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November 19, 2008

Research on GM cotton to start in Soroti, Uganda

Scientists in Soroti, Uganda, are set to start a research in the genetically modified cotton in a bid to rescue farmers from the conventional cotton which had suffered a set back in production due to the ball warm pest thereby resulting into poor yields. The Director of the National Semi Arid Resources Research Institute, Serere (NaSARRI), Dr Tom Areke with his team have already ploughed approximately one acre of land on the institute land for the field trials.

The government recently gave a go ahead for scientists to carry out research on the genetically modified cotton just as they have been doing on other crops such as the East African High land banana and cassava. NaSARRI is one of the science research centres chosen to carry out the trial with the other centre being Mubuku in Western Uganda.

The National Agricultural Research Organisation (Naro) in conjunction with the programme for Biosafety Systems is already training the farm managers from the two centres who will manage the research work. The programme director for Biosafety Systems, Dr Thereza Sengoba last week conducted a one day training for managers in both centres at NaSARRI in Soroti where a group of scientists from Malawi participated in the training to share their experience with the scientists in Uganda.

Dr Areke is optimistic that in case the research proves successful, it will be of advantage to the farmers in Teso who basically depend on cotton growing for their income since the Karamojong invaded them and took away all their cattle. Areke said the genetically modified cotton if introduced in Uganda will be cost effective because it will reduce the cost of spraying. It is at the same time environmental friendly. He said Teso and other parts of northern Uganda where the land is semi arid, the genetically modified cotton farming will prove successful because it is resistant to several factors in weather changes.

Areke said the field trial will serve as a multi- purpose research tool where science students pursuing agricultural science courses in various universities will access the research work in the trial when they come for their internship at the institute.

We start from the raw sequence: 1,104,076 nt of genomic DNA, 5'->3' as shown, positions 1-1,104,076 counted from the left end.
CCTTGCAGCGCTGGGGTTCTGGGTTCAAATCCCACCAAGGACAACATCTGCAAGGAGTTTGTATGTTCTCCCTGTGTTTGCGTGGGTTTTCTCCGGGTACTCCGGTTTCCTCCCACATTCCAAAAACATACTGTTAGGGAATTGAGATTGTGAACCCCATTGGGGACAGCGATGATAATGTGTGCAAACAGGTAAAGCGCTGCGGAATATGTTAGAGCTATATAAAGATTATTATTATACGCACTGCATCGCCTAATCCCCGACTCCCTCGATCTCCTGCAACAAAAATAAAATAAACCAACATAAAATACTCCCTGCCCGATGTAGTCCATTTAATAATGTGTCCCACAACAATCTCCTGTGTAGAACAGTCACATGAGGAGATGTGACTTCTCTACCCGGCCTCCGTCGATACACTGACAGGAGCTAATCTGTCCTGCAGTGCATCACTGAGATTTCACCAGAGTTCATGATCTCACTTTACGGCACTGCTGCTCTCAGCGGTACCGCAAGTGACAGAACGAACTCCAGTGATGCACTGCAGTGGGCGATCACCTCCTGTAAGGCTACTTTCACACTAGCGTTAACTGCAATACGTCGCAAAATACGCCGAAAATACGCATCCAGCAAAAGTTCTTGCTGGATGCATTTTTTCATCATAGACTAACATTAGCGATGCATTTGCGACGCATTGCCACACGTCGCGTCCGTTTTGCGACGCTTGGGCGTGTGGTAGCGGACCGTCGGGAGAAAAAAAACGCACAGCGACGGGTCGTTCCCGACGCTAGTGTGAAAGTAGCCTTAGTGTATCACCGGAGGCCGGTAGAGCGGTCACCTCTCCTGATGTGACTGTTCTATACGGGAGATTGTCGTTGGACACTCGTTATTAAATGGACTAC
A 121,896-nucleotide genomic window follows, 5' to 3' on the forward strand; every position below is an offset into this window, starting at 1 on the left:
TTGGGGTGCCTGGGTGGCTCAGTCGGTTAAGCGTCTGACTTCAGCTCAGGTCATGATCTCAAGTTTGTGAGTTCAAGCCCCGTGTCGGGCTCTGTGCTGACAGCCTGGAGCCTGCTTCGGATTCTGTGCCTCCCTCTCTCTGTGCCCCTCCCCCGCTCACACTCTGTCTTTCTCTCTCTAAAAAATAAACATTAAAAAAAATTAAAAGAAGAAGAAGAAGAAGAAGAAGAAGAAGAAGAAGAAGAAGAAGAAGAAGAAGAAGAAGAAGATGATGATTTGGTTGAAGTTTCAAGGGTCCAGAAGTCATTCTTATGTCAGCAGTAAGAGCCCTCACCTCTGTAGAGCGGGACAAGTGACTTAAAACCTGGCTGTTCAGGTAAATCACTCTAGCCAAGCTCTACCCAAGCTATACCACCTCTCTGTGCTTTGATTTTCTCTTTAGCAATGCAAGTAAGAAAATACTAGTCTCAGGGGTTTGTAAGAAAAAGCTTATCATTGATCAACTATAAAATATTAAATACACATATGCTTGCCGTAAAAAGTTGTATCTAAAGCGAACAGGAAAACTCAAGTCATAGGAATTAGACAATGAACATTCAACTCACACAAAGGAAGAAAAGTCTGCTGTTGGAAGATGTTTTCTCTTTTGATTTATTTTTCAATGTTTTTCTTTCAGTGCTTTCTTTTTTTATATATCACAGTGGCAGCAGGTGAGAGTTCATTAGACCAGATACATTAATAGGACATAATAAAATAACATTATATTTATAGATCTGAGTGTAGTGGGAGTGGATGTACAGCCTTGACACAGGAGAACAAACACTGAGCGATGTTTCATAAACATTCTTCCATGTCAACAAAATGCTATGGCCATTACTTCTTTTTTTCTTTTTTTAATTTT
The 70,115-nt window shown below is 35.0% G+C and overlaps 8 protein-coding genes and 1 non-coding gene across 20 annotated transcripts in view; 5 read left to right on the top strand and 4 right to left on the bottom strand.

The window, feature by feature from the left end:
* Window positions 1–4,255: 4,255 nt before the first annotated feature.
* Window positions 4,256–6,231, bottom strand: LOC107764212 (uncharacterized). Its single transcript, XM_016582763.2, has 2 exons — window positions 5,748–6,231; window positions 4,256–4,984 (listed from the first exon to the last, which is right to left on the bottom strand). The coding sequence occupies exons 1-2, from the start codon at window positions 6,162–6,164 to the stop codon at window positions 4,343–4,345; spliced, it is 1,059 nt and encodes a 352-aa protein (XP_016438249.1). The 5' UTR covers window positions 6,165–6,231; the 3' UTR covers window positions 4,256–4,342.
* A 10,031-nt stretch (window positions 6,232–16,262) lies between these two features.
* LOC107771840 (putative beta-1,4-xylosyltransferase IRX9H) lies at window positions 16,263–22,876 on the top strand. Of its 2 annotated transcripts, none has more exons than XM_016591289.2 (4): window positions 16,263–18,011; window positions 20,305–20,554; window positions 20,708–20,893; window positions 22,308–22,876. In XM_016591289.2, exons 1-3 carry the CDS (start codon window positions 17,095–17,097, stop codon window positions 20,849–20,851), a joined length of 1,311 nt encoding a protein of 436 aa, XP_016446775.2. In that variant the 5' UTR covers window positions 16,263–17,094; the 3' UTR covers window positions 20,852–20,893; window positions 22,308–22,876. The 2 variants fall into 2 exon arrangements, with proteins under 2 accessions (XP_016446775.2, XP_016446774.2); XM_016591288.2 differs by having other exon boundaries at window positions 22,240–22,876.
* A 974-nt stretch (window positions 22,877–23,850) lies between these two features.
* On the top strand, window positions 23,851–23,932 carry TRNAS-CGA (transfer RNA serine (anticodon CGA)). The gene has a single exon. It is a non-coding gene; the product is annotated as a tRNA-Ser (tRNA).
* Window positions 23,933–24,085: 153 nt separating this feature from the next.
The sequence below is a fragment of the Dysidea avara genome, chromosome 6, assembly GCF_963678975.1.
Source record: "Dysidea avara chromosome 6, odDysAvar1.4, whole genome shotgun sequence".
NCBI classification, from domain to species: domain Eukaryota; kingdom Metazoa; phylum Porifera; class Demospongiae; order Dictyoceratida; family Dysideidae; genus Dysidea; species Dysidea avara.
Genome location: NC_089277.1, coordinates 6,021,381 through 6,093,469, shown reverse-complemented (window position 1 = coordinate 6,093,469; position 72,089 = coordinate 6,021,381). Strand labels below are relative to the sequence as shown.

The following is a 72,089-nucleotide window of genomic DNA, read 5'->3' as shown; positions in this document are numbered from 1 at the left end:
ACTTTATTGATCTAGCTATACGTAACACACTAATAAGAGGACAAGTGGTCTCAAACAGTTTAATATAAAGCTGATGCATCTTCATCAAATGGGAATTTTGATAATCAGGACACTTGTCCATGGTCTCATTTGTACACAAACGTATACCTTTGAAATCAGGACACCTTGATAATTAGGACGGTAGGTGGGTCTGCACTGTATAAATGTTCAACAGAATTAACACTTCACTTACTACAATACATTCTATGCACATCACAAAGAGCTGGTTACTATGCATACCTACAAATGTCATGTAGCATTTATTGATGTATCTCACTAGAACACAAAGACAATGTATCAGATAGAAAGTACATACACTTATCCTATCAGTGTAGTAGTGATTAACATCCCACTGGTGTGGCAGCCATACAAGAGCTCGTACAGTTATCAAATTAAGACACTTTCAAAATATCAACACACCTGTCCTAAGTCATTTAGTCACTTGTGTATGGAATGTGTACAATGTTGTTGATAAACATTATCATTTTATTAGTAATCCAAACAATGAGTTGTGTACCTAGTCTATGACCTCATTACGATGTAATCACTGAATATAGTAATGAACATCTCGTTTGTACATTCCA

NaSARRI is one of the five research institutes of Naro. The Institute is also involved in carrying out research in grain legumes like pigeon pea which matures in 140 days and cow peas which matures in 90 days. Other crops include cereal crops which include among others millet and sorghum.

Other crops are the fibre species under which the cotton variety falls. In NaSSARI the scientists have two types of cotton and they include BPA 2000 and BPA 2002 which according to Dr Areke is highly desired by ginners because it produces high quality fibre for spinning and lint export.

NaSARRI is on the pipeline to breed organic cotton where black ants will be used to control the ball warm. The researchers on the other hand have embarked on growing beans in the current conventional cotton fields as a measure of diverting the pests to feed on the bean leaves instead of destroying the cotton plant.

NaSARRI further develops improved livestock pasture which they usually distribute to farmers for planting to feed the few remaining cattle. However, whereas the conventional cotton variety seeds are directly planted in the field, the genetically modified cotton has to under go field trials for scientists to establish whether they can stand the environmental conditions here.

Mr Arthur Makara, a senior scientist and Director of Science Foundation for Livelihoods and Development (Scifode) said the government policy on the genetically modified products during filed is very stringent. According to him, no person is allowed in the field unless he or she gives sufficient reasons to go there because of the fear that people may come out with the product that is being tried and take for planting in their fields without a regulatory measure in place.

The Monitor

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